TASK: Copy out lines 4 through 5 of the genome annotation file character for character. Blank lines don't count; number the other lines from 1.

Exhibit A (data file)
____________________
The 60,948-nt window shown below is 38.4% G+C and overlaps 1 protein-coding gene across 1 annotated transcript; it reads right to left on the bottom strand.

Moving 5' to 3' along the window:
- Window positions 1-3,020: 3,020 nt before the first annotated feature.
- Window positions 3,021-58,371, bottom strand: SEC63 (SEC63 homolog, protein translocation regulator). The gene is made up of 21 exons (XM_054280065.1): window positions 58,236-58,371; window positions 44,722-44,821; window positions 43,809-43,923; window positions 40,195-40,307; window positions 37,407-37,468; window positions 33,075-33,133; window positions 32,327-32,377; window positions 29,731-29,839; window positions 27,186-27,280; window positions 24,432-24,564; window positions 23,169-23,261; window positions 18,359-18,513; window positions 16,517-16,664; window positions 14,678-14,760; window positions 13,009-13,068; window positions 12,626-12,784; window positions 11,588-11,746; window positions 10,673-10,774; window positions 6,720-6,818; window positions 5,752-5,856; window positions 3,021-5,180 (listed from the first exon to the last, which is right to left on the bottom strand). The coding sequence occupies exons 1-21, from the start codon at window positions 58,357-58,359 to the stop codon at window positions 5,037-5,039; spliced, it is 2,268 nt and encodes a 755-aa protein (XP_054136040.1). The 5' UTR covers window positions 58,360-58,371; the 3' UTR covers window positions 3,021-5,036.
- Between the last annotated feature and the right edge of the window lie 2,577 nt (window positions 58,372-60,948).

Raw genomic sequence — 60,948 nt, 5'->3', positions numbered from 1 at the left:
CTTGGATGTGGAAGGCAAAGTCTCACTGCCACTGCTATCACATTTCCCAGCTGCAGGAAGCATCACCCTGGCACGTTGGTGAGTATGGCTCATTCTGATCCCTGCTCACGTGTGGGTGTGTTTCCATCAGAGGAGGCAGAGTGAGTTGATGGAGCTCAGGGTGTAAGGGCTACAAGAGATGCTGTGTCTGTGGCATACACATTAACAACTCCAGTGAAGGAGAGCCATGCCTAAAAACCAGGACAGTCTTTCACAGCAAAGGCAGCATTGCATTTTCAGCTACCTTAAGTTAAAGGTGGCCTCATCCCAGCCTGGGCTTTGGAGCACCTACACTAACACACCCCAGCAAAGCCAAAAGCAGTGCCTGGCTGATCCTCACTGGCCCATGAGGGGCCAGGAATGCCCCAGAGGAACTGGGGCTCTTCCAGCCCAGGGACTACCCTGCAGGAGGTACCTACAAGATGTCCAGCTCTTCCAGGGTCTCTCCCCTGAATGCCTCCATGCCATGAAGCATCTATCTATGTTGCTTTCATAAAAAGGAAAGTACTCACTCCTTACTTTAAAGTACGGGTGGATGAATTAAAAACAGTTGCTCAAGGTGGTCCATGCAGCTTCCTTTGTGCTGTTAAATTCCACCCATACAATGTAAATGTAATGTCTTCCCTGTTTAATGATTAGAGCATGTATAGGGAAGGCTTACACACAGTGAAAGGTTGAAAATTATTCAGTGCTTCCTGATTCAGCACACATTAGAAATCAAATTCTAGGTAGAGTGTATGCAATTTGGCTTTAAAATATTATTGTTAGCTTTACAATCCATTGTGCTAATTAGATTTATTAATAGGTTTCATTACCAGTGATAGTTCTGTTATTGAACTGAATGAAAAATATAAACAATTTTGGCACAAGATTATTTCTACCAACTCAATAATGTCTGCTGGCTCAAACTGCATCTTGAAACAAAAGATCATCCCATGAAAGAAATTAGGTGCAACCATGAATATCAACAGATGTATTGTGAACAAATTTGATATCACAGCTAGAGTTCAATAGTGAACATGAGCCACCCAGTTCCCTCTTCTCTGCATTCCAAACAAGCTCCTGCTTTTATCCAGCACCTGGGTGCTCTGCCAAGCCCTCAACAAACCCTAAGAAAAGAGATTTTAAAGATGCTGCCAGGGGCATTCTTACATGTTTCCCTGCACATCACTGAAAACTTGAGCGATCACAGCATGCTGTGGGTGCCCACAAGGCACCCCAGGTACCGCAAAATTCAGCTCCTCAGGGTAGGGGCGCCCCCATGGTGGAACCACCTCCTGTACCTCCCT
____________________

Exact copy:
- Window positions 3,021-58,371, bottom strand: SEC63 (SEC63 homolog, protein translocation regulator). The gene is made up of 21 exons (XM_054280065.1): window positions 58,236-58,371; window positions 44,722-44,821; window positions 43,809-43,923; window positions 40,195-40,307; window positions 37,407-37,468; window positions 33,075-33,133; window positions 32,327-32,377; window positions 29,731-29,839; window positions 27,186-27,280; window positions 24,432-24,564; window positions 23,169-23,261; window positions 18,359-18,513; window positions 16,517-16,664; window positions 14,678-14,760; window positions 13,009-13,068; window positions 12,626-12,784; window positions 11,588-11,746; window positions 10,673-10,774; window positions 6,720-6,818; window positions 5,752-5,856; window positions 3,021-5,180 (listed from the first exon to the last, which is right to left on the bottom strand). The coding sequence occupies exons 1-21, from the start codon at window positions 58,357-58,359 to the stop codon at window positions 5,037-5,039; spliced, it is 2,268 nt and encodes a 755-aa protein (XP_054136040.1). The 5' UTR covers window positions 58,360-58,371; the 3' UTR covers window positions 3,021-5,036.
- Between the last annotated feature and the right edge of the window lie 2,577 nt (window positions 58,372-60,948).